If the Party could thrust its hand into the past and say this or that even, it never happened-that, surely, was more terrifying than mere torture and death."
    - George Orwell, 1984, Book 1, Chapter 3

     

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    Caliburn, Oct 10th, 2011 @ 1:31pm

    Great Interest.

    I will be watching this case with great interest. Keep us updated, TechDirt.

     

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    identicon
    Joe, Oct 10th, 2011 @ 2:29pm

    I refuse to divulge how I interpret this story.

     

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    identicon
    Anonymous Coward, Oct 10th, 2011 @ 3:24pm

    Is there a lawyer in the house?

    I know this request was made previously, but it seems to have been derailed.

    So seriously- I'm curious how the feds rationalize the legality of a 'secret law'. The very concept seems so completely at odds with a representative government that I'm at a loss to speculate even a laughable argument, much less something with that might make some kind of sense.

    Can someone help with this?

     

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    from glory to self destruction, Oct 10th, 2011 @ 4:50pm

    The interpretation will remain secret simply because it's not in their best interested to divulge it, they are bending the rules to get certain allowances in what they are allowed to 'lawfully' act upon, if the public knew, there would be an outcry as it almost certainly affects your pre-conceived rights

     

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    Beta (profile), Oct 10th, 2011 @ 5:44pm

    Not that it matters, but...

    Technically, according to the letter of the law -- and I know the letter of the law isn't winning many fights against the government these days--, things may be classified "Secret" (or above) if their exposure would cause serious harm to the security of the nation.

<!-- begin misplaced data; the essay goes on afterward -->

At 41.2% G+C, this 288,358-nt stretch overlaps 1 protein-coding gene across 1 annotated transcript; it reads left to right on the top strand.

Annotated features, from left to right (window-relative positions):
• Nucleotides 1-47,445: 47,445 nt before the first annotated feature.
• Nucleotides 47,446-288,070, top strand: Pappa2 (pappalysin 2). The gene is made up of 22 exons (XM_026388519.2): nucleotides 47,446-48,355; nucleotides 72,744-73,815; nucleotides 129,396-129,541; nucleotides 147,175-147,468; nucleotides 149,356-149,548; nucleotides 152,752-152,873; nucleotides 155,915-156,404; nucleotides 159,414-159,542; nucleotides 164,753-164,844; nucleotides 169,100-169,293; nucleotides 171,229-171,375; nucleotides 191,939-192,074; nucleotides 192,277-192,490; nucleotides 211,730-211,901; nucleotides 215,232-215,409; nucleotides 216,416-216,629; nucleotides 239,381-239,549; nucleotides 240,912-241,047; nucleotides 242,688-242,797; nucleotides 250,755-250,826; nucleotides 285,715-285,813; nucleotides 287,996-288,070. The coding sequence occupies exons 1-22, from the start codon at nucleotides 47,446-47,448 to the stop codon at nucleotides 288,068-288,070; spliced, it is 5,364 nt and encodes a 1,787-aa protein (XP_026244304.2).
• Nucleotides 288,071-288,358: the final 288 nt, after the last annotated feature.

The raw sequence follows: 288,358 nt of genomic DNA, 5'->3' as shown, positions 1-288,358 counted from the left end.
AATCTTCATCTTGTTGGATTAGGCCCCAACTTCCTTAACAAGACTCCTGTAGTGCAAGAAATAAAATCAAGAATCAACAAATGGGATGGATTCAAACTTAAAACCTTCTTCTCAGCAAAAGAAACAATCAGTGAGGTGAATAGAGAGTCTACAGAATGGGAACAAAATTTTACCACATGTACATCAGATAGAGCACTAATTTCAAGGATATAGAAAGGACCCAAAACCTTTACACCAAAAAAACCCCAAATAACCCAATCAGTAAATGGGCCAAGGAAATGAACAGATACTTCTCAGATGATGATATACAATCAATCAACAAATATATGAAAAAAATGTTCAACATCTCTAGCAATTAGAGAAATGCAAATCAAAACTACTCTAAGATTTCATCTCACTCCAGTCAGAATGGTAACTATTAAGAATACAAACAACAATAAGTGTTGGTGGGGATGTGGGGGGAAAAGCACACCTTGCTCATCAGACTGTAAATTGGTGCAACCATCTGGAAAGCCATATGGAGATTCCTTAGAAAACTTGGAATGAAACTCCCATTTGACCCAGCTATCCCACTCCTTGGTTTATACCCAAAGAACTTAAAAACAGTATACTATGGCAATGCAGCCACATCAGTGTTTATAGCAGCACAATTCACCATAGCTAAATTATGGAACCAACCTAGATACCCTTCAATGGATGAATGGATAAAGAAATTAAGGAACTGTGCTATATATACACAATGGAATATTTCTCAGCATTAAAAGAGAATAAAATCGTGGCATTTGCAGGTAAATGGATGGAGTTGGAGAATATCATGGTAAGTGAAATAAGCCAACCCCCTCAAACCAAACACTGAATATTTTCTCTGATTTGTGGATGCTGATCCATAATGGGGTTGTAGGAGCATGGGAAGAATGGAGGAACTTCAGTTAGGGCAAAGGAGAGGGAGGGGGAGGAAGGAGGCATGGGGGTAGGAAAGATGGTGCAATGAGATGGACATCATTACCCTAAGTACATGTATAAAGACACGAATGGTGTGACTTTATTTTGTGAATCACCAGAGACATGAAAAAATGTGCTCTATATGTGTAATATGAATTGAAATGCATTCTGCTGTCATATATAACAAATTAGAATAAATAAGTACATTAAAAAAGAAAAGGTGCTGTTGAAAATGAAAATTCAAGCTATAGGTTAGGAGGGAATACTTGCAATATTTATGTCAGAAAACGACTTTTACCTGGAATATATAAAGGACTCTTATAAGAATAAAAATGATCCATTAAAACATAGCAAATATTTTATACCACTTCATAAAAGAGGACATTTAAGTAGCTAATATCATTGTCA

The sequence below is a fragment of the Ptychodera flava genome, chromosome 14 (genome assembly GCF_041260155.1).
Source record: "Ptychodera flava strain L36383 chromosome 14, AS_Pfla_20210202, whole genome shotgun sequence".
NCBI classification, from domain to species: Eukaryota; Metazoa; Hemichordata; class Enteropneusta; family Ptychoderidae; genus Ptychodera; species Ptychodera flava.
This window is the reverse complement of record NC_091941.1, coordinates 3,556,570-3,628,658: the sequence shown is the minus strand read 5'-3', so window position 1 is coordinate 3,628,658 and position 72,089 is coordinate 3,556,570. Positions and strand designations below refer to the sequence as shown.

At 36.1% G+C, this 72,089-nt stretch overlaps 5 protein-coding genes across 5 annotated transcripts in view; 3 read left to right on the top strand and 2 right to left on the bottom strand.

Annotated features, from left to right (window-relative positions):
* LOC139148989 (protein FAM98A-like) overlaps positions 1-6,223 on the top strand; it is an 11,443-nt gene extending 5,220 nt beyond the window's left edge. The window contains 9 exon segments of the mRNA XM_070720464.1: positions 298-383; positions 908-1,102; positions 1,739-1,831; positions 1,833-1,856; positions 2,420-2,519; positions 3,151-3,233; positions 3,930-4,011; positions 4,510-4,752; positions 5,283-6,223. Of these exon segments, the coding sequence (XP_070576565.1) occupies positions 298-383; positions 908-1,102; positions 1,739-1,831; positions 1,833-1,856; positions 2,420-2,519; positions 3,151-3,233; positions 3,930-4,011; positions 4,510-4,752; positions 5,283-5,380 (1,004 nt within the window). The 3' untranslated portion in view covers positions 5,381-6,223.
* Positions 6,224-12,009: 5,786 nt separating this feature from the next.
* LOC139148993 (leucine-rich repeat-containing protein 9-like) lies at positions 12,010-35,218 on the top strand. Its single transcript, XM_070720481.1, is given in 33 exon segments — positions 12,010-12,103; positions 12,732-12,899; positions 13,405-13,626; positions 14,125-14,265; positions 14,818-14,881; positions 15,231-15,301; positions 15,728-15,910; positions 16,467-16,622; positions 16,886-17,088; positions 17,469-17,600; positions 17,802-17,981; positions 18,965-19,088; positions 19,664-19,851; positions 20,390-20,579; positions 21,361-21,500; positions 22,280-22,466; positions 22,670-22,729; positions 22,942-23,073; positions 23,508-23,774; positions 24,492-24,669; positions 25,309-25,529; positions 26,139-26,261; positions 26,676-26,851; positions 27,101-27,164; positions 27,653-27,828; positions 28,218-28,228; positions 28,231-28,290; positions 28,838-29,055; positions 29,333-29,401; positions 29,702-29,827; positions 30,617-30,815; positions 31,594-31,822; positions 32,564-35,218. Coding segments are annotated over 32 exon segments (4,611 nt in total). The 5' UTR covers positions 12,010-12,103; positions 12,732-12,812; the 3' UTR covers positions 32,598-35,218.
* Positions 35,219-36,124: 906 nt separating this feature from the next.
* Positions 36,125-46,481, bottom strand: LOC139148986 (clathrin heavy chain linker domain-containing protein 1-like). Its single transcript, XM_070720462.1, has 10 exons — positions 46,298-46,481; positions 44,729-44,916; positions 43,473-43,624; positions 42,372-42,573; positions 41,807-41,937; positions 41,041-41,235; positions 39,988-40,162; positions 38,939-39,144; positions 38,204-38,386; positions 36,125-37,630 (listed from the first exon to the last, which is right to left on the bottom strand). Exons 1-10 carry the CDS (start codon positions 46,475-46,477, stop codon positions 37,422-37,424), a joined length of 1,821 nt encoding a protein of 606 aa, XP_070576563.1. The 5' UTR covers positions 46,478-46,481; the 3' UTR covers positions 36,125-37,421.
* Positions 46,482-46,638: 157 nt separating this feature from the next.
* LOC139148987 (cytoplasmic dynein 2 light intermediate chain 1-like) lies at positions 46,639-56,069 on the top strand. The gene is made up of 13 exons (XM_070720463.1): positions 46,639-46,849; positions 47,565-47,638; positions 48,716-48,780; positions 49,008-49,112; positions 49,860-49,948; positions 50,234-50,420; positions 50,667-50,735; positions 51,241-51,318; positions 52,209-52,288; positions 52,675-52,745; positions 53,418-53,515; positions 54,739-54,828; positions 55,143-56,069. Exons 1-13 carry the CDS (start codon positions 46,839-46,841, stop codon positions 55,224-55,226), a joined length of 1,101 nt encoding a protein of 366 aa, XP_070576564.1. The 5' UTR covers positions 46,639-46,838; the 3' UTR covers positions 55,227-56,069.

Just think what that secret interpretation must look like to pass that threshold...

     

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    identicon
    Anonymous Coward, Oct 10th, 2011 @ 7:59pm

    Since when does the government have to reveal how it interprets statutes in a FOIA request? We're talking about the Executive Branch, right? I just don't see the fire, Mike.

     

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    Rekrul, Oct 10th, 2011 @ 9:24pm

    The government's interpretation of the PATRIOT Act is that they're allowed to do whatever the hell they want to do and then cover it up by claiming "national security".

     

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    Historian, Oct 11th, 2011 @ 7:49am

    We've moved to a pre-Roman understanding of law. Great.

     

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    identicon
    Anon, Oct 11th, 2011 @ 8:38am

    The Patriot Act is meant for the American people not terrorist that is its' "secret" interpretation. To be used against the law abiding citizenry; how many constitutional rights are null and void due to the Patriot Act? Their is nothing Patriotic about it...

     

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      identicon
      Sylvie, Oct 14th, 2011 @ 2:38am

      Re:

      The Patriot Act was ALWAYS meant to be used against American citizens. It was written BEFORE the 9/11 attacks (It is a book 4 inches thick and came out a week after the 9/11 and nobody writes, edits, prints and distributes that fast). Their agenda was more control over the people. It was a solution in search of a problem to solve. They needed something scary enough that the people would beg to be saved from by any means. Then out of the blue (or not) came the 9/11 attacks, terrorism, Osama Bin Laden,etc.; Mission Accomplished.

       

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    meddle (profile), Oct 11th, 2011 @ 11:11am

    If I needed a reason to subscribe to the times

    this is it

     

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    identicon
    Anonymous Coward, Oct 11th, 2011 @ 1:15pm

    Any idea that we live in a representative republic has just died, we now live under rule of an authoritarian police state.

     

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    identicon
    Anonymous Coward, Oct 11th, 2011 @ 4:26pm

    Here is an example of a news organization doing what it should. Makes me want to buy a paper

     

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    identicon